Gilbey on Film: Cinemagoers of the world unite!

The Bread and Roses film festival kicks off today.

Cinemagoers of a revolutionary inclination rejoice! Cannes may already be creeping into media coverage a full fortnight before the festival begins, but Londoners can turn their attention instead to a different festival which kicks off today, its principles unlikely to be diluted by flashbulbs and red carpets. Not only that but it’s free (well, lots of it is, anyway). The Bread and Roses Film Festival marks the centenary of the 1912 textile workers strike. There will be screenings held across London, some even at the Clapham Common bandstand. (A tip: when you study the BBC’s five-day weather forecast, try not to think of the blue pearl dropping from the black cloud on each day as a splodge of rain, but rather a tear shed poignantly in recognition of the workers’ struggle. Also: pack a brolly.)

Here’s why it’s all going down:

The centenary of the 1912 strikes marks a window of opportunity to interrogate through film depictions and representations of capitalism, workers’ rights particularly female worker’s rights, strikes, social activism and immigration, debates and issues that are very much alive, if not the defining topics, of 2012. The festival was conceived to attract new and underrepresented audiences to film—groups, communities, and individuals that otherwise do not have access to seek out or afford access to such films… All community hosted screenings are free to attend allowing audiences normally economically marginalised from cinemas to be able to access films in their local community.

You can read more on the festival website. There’s an impressive menu of screenings and discussions. Eisenstein’s Strike will be shown with the accompaniment of a live score by The Cabinet of Living Cinema, whose repertoire includes Russian and Soviet folk and classical music rendered with a bewildering array of instruments which may or may not include a kitchen sink. A screening of Ken Loach’s Bread and Roses, about a Los Angeles cleaners’ uprising, will be followed by a Q&A with his producer, Rebecca O’Brien. Other influential figures speaking at the festival include Kim Longinotto and Nick Broomfield.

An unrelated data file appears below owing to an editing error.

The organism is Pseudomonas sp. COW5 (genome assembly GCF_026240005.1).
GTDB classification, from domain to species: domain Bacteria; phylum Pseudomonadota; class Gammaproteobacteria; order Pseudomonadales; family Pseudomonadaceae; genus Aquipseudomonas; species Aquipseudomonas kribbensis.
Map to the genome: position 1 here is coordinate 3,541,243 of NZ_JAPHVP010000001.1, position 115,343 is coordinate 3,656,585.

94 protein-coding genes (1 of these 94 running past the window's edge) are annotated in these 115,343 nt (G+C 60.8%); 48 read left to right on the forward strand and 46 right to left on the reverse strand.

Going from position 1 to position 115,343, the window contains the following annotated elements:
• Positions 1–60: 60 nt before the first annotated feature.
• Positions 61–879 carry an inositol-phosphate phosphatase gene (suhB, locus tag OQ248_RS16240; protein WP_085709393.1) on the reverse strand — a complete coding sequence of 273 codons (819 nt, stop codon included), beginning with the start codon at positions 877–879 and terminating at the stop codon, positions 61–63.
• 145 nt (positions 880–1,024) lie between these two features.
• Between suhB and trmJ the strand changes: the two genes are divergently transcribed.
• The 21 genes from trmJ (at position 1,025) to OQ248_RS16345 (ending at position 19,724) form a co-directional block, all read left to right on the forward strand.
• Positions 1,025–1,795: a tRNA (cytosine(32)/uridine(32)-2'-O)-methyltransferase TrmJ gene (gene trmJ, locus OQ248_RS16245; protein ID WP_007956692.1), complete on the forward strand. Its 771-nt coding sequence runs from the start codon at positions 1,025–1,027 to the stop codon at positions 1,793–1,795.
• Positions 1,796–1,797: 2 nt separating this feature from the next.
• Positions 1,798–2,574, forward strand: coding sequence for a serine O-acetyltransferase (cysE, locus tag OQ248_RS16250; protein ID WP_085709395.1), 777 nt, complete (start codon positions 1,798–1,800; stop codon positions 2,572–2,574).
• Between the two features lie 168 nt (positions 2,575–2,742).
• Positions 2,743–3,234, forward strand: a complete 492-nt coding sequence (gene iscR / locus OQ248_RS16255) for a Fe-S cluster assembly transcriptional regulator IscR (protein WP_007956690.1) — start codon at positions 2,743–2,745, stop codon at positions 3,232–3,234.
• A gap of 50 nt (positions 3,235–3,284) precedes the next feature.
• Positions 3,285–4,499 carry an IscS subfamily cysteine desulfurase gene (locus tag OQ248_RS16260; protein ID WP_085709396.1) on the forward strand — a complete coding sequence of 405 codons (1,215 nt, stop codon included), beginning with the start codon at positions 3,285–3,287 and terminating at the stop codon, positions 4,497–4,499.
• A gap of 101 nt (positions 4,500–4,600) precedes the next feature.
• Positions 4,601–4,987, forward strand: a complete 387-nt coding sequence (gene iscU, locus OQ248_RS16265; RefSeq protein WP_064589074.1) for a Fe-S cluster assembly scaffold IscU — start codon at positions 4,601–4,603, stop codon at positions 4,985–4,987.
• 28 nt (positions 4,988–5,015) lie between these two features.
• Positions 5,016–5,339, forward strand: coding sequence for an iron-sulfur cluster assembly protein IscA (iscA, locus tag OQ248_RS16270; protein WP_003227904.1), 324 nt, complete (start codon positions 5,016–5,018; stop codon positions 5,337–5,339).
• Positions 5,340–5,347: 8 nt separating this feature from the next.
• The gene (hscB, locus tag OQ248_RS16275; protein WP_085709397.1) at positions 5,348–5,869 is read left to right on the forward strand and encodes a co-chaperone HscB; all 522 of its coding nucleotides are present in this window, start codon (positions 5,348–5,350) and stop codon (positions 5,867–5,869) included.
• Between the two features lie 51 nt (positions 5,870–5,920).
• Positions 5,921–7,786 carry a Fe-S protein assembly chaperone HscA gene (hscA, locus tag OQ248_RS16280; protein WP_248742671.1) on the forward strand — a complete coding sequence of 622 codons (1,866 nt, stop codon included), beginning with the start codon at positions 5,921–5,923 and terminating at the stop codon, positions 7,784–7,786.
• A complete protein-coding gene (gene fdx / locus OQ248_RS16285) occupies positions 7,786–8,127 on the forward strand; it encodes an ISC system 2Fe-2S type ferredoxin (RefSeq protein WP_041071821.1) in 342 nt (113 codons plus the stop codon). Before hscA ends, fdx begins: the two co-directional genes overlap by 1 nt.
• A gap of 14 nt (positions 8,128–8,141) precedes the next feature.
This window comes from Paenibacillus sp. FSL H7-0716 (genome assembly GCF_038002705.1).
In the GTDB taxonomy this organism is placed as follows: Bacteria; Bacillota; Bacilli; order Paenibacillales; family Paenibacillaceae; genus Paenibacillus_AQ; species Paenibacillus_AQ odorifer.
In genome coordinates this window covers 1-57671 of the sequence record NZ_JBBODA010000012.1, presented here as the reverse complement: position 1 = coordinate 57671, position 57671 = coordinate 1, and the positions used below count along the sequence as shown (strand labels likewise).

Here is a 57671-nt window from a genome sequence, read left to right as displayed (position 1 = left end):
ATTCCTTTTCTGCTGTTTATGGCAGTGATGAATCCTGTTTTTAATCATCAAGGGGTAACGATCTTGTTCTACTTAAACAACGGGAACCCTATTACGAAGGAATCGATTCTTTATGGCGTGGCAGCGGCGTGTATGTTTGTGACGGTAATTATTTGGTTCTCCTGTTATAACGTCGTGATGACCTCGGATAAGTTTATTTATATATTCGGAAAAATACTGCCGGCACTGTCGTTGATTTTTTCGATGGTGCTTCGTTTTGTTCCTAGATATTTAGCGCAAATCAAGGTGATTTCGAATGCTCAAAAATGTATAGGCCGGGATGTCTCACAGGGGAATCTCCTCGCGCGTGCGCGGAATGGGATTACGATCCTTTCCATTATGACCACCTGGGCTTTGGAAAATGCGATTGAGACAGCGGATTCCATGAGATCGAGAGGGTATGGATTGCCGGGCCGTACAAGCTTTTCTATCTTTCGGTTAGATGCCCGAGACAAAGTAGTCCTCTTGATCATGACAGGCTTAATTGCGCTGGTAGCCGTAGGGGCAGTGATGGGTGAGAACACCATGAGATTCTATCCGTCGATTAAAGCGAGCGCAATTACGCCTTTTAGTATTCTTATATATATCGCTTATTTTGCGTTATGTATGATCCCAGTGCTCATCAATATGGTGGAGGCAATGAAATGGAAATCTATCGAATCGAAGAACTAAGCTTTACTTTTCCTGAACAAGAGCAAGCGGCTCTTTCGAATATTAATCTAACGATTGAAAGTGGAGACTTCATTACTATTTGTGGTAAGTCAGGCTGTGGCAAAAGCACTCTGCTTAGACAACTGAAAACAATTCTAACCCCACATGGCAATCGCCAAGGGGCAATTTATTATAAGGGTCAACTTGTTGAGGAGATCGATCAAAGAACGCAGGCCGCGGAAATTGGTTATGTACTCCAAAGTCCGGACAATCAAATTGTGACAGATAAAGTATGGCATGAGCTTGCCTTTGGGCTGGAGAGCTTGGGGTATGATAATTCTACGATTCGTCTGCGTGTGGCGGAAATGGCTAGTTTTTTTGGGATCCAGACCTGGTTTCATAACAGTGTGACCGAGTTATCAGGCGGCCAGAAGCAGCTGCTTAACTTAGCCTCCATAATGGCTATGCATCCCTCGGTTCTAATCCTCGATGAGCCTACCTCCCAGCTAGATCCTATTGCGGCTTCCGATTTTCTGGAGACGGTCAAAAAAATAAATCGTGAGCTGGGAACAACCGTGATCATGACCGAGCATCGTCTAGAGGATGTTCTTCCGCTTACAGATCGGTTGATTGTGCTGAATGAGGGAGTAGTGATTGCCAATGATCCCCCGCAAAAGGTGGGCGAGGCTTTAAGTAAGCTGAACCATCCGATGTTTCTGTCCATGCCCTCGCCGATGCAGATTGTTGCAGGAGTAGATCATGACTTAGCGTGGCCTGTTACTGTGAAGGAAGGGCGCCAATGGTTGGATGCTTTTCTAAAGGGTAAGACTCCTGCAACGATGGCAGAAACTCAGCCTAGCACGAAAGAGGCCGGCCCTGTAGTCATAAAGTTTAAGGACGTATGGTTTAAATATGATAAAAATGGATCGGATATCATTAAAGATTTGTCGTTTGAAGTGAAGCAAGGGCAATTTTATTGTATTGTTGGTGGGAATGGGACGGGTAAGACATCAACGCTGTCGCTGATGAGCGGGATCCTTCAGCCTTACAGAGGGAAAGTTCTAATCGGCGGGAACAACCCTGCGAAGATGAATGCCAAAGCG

Also in London next week, and unconnected with the Bread & Roses festival, is a free screening of Mathieu Kassovitz’s dynamic 1995 banlieue-set thriller La Haine, presented by the very wonderful Other Cinema, and accompanied by Asian Dub Foundation’s live score. The key detail here is that the screening takes place at the Broadwater Farm Estate community centre in Tottenham, North London. There will be further screenings of the movie in London and Paris, but Tottenham, where last summer’s riots began, is a particularly apposite venue for this film about the urban unrest following police brutality. Or is it too literal a venue? The Other Cinema has expressed a desire to screen movies such as Casablanca and Jules et Jim on the estate in the future—but should they have started there? La Haine is a good hook, and a fine film, but imagine screening something jazzy and colourful instead— Zazie Dans La Metro or Spirited Away or the mad Thai western Tears of the Black Tiger. What do you reckon?

Or, if jazzy isn’t your bag, then some Ken Loach: wouldn’t he go down well? Kes is the way into cinema for a lot of young people; it was one of mine. Or, if you think Larky Loach would go down better, Looking For Eric would be a rousing choice. I haven’t seen his forthcoming film, The Angels’ Share, which opens in the UK in June, but I hear it has a comic bent. They could have premiered it at Broadwater Farm if it wasn’t already receiving its grand unveiling at, erm . . . Cannes.  

Ken Loach (Photo: Getty Images)

Ryan Gilbey is the New Statesman's film critic. He is also the author of It Don't Worry Me (Faber), about 1970s US cinema, and a study of Groundhog Day in the "Modern Classics" series (BFI Publishing). He was named reviewer of the year in the 2007 Press Gazette awards.

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High explosive, damp squibs: the history of bombing raids

Governing from the Skies by Thomas Hippler examines the changing role of aerial bombing.

Bombing from the air is about a hundred years old. As a strategic option, it eroded the distinction between combatants and non-combatants: it was, Thomas Hippler argues in his thought-provoking history of the bombing century, the quintessential weapon of total war. Civilian populations supported war efforts in myriad ways, and so, total-war theorists argued, they were a legitimate object of attack. Bombing might bring about the collapse of the enemy’s war economy, or create a sociopolitical crisis so severe that the bombed government would give up. Despite efforts to protect non-combatants under international law, civilian immunity has been and continues to be little more than an ideal.